As Dennis was exploring colleges, Boston University had their eyes fixed on him. Dennis was recruited to play football by the Boston University Terriers. He was the first Biddeford High School athlete to receive a full scholarship to play football! During his college career at Boston University, Dennis played wide-receiver and also played three years of baseball for the Terriers. Dennis graduated from Boston University in 1986 with a major in Human Movement.
Dennis was not done playing football. During the draft, Dennis was a free agent. The Miami Dolphins and the New England Patriots were very interested in him. Dennis’ boyhood dream came true. He played football for the New England Patriots for two years. Dennis made the community of Biddeford very proud. Dennis credits Coach Mike Landry for preparing him, not only for football, but for life. Today, Dennis lives with his family in Texas. He is a successful business owner of Preston Gym.
Gerry Gelinas graduated from Biddeford High School in 1986. A member of the National Honor Society and accomplished student Gelinas was best known as a stand out athlete and natural leader. Gelinas started for the varsity boys’ basketball team as a sophomore; however, his greatest accomplishments were on the gridiron. A three year starter as the school’s quarterback, Gelinas led the Tigers to two State Championship titles, including one his sophomore year, a feat rarely achieved in Maine High School Football.
Gelinas will be remembered as perhaps the best quarterback in Biddeford High School history. Statistically, he currently owns four of the school’s five passing records, 28 years after his graduation. In 1985, Gelinas broke the passing attempts and completions records completing 120 of his 235 attempts. He also threw for a record 17 touchdowns and a record 1,925 yards. Following his senior year, the two time All-Conference player was awarded the Gatorade Player of the Year and Fitzpatrick Trophy, Maine’s most coveted high school award.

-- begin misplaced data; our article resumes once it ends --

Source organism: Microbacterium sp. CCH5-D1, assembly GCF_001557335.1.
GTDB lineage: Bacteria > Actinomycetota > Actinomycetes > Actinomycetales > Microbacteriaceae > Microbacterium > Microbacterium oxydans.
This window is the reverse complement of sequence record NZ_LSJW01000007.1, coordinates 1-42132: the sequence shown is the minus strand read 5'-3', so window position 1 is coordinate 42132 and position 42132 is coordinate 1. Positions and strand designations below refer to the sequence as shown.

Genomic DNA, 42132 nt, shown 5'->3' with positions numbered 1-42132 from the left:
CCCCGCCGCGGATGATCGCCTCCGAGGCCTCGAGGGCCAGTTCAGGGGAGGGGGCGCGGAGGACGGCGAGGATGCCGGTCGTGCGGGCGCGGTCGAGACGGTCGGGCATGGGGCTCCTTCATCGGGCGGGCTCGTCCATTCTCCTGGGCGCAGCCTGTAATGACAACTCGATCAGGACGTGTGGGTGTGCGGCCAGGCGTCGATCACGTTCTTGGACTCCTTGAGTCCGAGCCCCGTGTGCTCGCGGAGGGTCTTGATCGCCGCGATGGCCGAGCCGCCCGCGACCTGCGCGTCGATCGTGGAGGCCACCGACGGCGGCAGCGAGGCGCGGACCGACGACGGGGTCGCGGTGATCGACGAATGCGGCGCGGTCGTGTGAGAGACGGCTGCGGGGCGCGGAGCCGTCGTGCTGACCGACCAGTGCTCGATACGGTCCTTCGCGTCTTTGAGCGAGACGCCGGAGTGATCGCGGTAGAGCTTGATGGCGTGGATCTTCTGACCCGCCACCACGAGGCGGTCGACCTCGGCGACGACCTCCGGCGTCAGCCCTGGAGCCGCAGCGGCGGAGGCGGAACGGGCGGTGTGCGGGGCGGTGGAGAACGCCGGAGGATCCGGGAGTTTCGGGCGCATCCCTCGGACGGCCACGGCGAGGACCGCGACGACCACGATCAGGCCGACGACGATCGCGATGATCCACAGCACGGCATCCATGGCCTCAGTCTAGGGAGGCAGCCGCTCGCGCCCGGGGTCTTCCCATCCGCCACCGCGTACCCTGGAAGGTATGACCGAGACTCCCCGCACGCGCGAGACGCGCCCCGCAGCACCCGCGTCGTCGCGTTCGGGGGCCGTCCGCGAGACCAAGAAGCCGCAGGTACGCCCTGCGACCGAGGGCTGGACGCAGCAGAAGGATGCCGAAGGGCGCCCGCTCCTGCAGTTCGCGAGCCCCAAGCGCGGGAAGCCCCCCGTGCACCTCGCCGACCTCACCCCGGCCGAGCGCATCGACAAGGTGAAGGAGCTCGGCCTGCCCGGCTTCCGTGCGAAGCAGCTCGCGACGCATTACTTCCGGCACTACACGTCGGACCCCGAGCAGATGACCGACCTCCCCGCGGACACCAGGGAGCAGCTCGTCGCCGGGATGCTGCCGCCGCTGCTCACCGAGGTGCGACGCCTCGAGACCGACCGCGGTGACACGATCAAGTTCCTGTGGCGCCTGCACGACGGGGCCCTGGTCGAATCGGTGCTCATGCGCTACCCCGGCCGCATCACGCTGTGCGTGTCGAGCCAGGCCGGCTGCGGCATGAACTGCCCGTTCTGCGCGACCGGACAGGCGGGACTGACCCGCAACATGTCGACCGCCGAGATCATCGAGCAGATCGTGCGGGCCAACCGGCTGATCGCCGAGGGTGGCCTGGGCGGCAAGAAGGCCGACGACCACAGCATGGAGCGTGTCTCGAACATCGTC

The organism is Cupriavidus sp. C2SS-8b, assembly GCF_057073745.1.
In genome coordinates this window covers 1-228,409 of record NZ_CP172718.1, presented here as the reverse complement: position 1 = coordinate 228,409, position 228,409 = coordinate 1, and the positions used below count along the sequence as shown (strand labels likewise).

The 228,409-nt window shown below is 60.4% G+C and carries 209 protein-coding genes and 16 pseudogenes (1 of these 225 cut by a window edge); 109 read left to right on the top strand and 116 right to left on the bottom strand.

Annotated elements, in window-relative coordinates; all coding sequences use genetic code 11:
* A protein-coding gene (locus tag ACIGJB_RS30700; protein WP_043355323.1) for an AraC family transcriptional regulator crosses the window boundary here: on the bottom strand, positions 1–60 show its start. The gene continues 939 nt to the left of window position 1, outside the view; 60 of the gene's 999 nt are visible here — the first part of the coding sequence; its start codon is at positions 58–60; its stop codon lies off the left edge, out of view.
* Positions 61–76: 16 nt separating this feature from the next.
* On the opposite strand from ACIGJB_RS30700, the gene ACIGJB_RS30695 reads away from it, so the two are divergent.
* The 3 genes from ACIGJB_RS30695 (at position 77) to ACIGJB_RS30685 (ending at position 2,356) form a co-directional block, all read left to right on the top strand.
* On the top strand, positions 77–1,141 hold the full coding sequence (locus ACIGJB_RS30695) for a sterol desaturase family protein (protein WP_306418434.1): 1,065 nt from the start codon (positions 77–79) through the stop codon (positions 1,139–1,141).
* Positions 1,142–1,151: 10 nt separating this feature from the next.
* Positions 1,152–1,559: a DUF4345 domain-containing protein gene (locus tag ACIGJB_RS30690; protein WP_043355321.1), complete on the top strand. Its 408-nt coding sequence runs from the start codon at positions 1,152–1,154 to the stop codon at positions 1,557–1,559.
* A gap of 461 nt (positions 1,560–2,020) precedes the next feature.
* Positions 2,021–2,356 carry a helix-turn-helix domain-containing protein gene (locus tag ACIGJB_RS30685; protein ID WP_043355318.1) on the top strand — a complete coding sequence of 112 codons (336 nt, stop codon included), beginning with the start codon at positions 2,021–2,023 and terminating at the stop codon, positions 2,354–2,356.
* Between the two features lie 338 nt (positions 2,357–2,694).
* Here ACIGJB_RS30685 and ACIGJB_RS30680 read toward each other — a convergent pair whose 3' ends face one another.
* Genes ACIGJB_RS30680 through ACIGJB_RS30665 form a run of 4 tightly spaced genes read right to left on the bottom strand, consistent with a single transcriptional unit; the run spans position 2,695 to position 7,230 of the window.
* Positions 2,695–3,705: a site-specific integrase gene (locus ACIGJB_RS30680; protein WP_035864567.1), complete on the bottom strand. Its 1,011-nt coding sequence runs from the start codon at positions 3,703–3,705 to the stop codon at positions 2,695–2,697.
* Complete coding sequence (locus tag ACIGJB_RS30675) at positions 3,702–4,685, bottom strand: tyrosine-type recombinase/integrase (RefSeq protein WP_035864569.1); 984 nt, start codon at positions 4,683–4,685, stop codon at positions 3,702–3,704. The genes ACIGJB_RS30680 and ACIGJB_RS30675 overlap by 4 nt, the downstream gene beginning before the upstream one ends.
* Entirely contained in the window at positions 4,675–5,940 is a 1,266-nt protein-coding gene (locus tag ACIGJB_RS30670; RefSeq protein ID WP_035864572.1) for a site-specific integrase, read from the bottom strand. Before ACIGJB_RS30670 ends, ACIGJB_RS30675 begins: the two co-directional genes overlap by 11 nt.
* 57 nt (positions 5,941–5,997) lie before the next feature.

Madeleine Goulet grew up in Biddeford, Maine and attended Biddeford High School. She is a 1979 graduate of BHS. She participated in field hockey and softball while at Biddeford High School and was captain of both teams. Madeleine played on the first ever field hockey team in 1976. After leaving BHS she attended Plymouth State University and graduated in 1983.
Madeleine has been at Biddeford High School as a teacher since 1983. Madeleine is one of the most successful female coaches in the history of the athletic program. She coached varsity field hockey from 1983-1999. Her teams won a state championship in 1990. They played in the Western Maine Finals five times winning twice. The teams were league champions four times. She was SMAA Coach of the Year in 1988 and again in 1990 and earned her 100th win in 1995. In her first five seasons at the helm of the program, her teams won only five games, but in the next eleven, her record was 133-30-9. She has also had stints as a middle school softball coach and junior varsity field hockey positions in the past.
Carol Lamontagne is a 1976 graduate of Biddeford High School. She was an outstanding athlete who excelled in basketball, softball and track. Carol’s first love was basketball. She was the team co-captain for the Biddeford Girls’ Varsity Basketball Team her junior and senior years. She was a true competitor who commanded the court. Her skill set was above the rest. Carol trained throughout the summer. She attended Sam Jones Basketball Camp at Stonehill College as she got ready for each and every season.
Carol lead the Lady Tigers to an 180 undefeated basketball season her senior year. She was Biddeford High School’s very first recipient of the Lady Tiger Best Female Athlete Award. Carol was also named to the 1976 All Conference Big 8 Girls’ Basketball All Star Team. Carol also participated in track her senior year. She ran the 880 and threw the javelin for BHS. Carol placed third for the State of Maine in the javelin, throwing for 121 feet. She held the record in the javelin throw at Biddeford High School for 15 years.